FiOS ONTs: Proliferation and Challenges

Once we got the bulk of the bugs run out of the BPON product Verizon began deploying in massive numbers. These are not cell phone numbers or iPod numbers but we got to the point that a business day might see 10,000 installs a day. At that rate, we were deploying on a monthly basis what many of the small competitors had done life of company.

The shear volume of this deployment created its own challenges. Networks like to have stability and really want to have no changes. Just having the network technician mucking about installing new cables and attaching more equipment led to problems. On top of that, we could tell when new region was introduced to FiOS. The initial failure rates climbed, then fell. This was all new technology and people had to learn. I think that is one thing that people miss in these big rollouts of new technology. Literally 10s of 1000s of people inside Verizon were impacted by FiOS. Imagine the amount of training and change that happens. I know people complain about Service Providers moving slowly, but watching this all unfold was a huge learning experience for me.

Well, the initial deployments were suburban for FiOS. There were many construction cost advantages to this, especially as we shook out the network. The Single Family Home ONT itself went through several revisions, but they all supported a similar number of interfaces. The reason for most of the changes was cost reduction.

We did have two other kinds of ONTs. They were targeted at specific segments: Multi-Dwelling Units (like Apartments) and Small Business Units. The former ramped up the number of phone ports and often used VDSL or VDSL2 as the link to the gateway inside the residence. The latter had T-1 ports. Both of these units failed and for different reasons.

The easier to talk about is the SBU (or MTU) ONTs. These failed because Verizon could not figure out how to manage T-1 lines off ONTs. To this day, I am not sure what the issue was. But we built several variants per our contract and they could work in the system. But making them work operationally for the field to deploy became an insurmountable challenge for Verizon. In the end, I think they gave people T-1 over Ethernet Adapters and called it done.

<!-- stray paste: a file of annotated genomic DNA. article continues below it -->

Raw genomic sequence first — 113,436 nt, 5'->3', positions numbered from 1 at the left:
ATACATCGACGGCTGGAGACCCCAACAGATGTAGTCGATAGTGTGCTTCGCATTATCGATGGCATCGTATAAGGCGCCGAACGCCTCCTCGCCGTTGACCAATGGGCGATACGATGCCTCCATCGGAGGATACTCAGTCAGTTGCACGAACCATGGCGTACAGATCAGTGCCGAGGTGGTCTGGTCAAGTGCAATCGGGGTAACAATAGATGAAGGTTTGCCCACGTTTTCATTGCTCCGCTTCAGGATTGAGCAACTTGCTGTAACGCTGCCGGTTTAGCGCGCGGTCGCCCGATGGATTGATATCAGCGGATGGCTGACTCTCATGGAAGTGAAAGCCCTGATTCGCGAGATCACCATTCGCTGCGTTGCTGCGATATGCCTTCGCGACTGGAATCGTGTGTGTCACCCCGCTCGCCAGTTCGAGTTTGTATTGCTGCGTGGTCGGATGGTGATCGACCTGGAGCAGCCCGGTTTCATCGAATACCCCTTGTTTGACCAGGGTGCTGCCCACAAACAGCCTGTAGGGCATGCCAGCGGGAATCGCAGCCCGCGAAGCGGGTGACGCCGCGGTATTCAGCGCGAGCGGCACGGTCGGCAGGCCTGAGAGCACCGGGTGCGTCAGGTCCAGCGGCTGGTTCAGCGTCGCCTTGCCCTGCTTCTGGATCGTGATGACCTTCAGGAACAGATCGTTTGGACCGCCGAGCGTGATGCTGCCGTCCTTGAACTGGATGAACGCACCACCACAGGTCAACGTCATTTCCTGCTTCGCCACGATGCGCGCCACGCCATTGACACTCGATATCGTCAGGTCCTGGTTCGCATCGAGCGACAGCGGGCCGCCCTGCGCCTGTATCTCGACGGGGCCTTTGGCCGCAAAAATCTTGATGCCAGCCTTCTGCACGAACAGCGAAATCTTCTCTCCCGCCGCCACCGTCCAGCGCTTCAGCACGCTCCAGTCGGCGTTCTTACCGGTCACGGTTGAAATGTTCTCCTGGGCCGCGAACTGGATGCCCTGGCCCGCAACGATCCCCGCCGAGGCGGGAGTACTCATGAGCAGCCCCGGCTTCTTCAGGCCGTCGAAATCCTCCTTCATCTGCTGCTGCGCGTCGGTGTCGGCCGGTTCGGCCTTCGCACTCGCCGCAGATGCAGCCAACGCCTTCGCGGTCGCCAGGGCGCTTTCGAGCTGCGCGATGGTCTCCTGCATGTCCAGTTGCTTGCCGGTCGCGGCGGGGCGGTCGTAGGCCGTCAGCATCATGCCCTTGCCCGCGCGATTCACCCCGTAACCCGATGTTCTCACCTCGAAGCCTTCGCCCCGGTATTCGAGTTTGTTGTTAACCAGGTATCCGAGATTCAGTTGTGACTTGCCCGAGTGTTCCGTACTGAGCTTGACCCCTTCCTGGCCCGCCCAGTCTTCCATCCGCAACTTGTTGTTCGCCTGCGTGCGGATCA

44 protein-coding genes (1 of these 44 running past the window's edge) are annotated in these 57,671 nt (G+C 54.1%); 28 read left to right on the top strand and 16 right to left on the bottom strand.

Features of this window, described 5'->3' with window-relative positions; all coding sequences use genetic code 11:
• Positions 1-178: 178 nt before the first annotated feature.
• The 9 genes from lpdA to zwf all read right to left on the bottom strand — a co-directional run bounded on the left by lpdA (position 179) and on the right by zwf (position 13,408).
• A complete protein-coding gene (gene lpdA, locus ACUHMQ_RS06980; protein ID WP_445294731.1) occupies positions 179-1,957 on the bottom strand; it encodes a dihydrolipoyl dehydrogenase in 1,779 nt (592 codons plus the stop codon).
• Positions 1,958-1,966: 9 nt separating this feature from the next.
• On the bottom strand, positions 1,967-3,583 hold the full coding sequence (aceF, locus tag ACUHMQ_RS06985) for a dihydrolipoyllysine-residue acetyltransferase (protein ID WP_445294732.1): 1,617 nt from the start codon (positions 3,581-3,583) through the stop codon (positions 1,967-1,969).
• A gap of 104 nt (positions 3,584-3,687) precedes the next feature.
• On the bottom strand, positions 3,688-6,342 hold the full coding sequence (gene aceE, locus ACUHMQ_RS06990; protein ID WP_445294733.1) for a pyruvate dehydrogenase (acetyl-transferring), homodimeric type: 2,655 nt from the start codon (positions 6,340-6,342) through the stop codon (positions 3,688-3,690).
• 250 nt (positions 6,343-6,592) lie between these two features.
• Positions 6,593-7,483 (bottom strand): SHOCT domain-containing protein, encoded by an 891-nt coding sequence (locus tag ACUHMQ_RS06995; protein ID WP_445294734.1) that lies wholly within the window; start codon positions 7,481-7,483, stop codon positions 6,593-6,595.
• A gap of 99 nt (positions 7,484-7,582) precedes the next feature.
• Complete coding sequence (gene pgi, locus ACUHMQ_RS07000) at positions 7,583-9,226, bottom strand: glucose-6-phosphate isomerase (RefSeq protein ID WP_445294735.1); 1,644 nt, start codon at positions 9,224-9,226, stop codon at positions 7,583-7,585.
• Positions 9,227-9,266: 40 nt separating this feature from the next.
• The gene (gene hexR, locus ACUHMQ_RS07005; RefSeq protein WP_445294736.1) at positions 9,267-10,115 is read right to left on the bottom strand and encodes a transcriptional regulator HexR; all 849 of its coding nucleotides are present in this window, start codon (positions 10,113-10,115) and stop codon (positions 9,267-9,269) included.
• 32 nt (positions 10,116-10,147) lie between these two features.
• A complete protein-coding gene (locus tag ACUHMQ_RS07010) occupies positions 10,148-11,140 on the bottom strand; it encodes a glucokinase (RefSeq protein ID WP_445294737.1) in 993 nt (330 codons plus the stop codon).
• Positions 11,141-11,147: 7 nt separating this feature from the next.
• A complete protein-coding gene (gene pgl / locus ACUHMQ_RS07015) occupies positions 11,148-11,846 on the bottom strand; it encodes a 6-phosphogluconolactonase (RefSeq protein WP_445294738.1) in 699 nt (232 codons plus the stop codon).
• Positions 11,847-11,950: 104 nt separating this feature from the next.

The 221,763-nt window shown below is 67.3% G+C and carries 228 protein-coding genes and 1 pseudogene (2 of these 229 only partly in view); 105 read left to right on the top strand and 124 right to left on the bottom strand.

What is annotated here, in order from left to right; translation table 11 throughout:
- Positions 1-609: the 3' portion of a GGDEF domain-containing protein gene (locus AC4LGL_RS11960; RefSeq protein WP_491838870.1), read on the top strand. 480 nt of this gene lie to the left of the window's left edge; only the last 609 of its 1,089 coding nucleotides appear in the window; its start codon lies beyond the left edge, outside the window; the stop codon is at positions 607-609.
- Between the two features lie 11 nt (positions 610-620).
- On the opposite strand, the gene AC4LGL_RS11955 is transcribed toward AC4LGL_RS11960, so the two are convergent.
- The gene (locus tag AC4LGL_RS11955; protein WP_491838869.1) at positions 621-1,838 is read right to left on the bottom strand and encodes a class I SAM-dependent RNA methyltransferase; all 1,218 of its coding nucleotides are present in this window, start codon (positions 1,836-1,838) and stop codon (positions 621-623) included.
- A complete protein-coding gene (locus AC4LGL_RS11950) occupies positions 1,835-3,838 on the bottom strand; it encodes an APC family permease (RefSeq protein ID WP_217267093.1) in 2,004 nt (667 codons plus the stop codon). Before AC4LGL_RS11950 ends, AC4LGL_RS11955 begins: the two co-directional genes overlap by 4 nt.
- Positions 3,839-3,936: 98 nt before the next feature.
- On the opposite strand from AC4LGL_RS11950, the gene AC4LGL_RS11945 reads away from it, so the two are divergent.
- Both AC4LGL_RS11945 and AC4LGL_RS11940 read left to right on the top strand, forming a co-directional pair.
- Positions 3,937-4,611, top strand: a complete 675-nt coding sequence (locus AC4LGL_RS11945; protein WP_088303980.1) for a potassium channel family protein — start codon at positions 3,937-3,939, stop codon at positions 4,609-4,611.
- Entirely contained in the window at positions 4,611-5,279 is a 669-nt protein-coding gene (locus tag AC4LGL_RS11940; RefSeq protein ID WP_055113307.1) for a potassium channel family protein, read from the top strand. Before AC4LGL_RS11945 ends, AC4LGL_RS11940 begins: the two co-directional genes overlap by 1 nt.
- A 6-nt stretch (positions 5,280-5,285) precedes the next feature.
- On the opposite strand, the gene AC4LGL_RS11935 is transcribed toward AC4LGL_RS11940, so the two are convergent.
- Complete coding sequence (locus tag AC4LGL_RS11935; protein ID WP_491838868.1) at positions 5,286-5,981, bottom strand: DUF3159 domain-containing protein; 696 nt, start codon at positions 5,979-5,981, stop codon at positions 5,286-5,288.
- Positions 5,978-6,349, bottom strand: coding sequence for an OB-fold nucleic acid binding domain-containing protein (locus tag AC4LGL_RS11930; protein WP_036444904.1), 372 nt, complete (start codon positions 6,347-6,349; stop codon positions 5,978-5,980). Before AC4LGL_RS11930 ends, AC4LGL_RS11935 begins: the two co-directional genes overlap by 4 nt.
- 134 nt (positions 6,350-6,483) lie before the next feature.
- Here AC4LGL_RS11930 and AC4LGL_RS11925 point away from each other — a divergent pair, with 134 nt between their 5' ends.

The MDU failure is a bit harder to explain. There was always the challenge of modularity. No matter what we built it would never match the needs of the building exactly. On top of that there was a big issue on the coax side. With an SFH ONT, there was a single home’s worth of TVs hanging off of the coax port. So, there might be a few hundred feet and 1 – 5 TVs hanging off the port. For an MDU, those numbers were a LOT harder to get a handle on. In some cases the coax signal was too high and in others too low. The VDSL(2) ports were also hard to get right as the number of MODEMs available was low. In the end, Verizon would bite the bullet and run fiber to each apartment and give them a SFH ONT.

So, what is the lesson here? Really, Tellabs had almost no impact on the outcome. These problems were either inside Verizon or became a Rubik’s cube of challenges. That is the problem with the big deployments. Where Verizon could provide 100% clarity things went fast. Where they couldn’t they ground to a halt. One off issues are very hard to deal with in bulk deployments. Think about that every time you want to scale a business and a customer wants a “special”.

Jim Sackman
FocalPoint Business Coaching
http://www.jimsackman.focalpointcoaching.com/
We Focus On Your Business – Time, Team, Money, Exit
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